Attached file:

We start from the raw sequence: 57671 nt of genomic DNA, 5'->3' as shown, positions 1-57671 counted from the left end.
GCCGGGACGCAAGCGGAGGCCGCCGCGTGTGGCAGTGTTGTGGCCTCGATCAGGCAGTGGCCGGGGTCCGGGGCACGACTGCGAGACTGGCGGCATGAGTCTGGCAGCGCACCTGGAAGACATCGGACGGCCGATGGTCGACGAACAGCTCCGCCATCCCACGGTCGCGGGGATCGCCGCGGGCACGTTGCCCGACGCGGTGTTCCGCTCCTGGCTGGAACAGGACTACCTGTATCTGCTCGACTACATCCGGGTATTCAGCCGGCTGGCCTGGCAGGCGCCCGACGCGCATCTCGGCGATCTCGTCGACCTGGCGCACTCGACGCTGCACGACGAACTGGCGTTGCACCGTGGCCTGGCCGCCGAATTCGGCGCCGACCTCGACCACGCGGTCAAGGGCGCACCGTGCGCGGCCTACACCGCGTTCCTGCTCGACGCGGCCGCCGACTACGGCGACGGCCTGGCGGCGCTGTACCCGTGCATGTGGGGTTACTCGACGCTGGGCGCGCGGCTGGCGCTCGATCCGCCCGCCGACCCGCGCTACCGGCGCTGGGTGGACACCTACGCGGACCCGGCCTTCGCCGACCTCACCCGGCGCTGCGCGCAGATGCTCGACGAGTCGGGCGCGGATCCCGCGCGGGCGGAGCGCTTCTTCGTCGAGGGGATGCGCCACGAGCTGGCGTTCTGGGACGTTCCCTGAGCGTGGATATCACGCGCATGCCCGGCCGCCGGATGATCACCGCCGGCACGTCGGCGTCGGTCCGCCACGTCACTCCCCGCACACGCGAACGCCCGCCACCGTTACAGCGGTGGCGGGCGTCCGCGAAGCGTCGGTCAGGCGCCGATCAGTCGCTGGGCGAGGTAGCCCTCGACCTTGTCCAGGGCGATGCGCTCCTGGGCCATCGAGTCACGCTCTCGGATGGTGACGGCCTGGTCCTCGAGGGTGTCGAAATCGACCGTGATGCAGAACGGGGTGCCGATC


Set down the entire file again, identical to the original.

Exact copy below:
We start from the raw sequence: 57671 nt of genomic DNA, 5'->3' as shown, positions 1-57671 counted from the left end.
GCCGGGACGCAAGCGGAGGCCGCCGCGTGTGGCAGTGTTGTGGCCTCGATCAGGCAGTGGCCGGGGTCCGGGGCACGACTGCGAGACTGGCGGCATGAGTCTGGCAGCGCACCTGGAAGACATCGGACGGCCGATGGTCGACGAACAGCTCCGCCATCCCACGGTCGCGGGGATCGCCGCGGGCACGTTGCCCGACGCGGTGTTCCGCTCCTGGCTGGAACAGGACTACCTGTATCTGCTCGACTACATCCGGGTATTCAGCCGGCTGGCCTGGCAGGCGCCCGACGCGCATCTCGGCGATCTCGTCGACCTGGCGCACTCGACGCTGCACGACGAACTGGCGTTGCACCGTGGCCTGGCCGCCGAATTCGGCGCCGACCTCGACCACGCGGTCAAGGGCGCACCGTGCGCGGCCTACACCGCGTTCCTGCTCGACGCGGCCGCCGACTACGGCGACGGCCTGGCGGCGCTGTACCCGTGCATGTGGGGTTACTCGACGCTGGGCGCGCGGCTGGCGCTCGATCCGCCCGCCGACCCGCGCTACCGGCGCTGGGTGGACACCTACGCGGACCCGGCCTTCGCCGACCTCACCCGGCGCTGCGCGCAGATGCTCGACGAGTCGGGCGCGGATCCCGCGCGGGCGGAGCGCTTCTTCGTCGAGGGGATGCGCCACGAGCTGGCGTTCTGGGACGTTCCCTGAGCGTGGATATCACGCGCATGCCCGGCCGCCGGATGATCACCGCCGGCACGTCGGCGTCGGTCCGCCACGTCACTCCCCGCACACGCGAACGCCCGCCACCGTTACAGCGGTGGCGGGCGTCCGCGAAGCGTCGGTCAGGCGCCGATCAGTCGCTGGGCGAGGTAGCCCTCGACCTTGTCCAGGGCGATGCGCTCCTGGGCCATCGAGTCACGCTCTCGGATGGTGACGGCCTGGTCCTCGAGGGTGTCGAAATCGACCGTGATGCAGAACGGGGTGCCGATC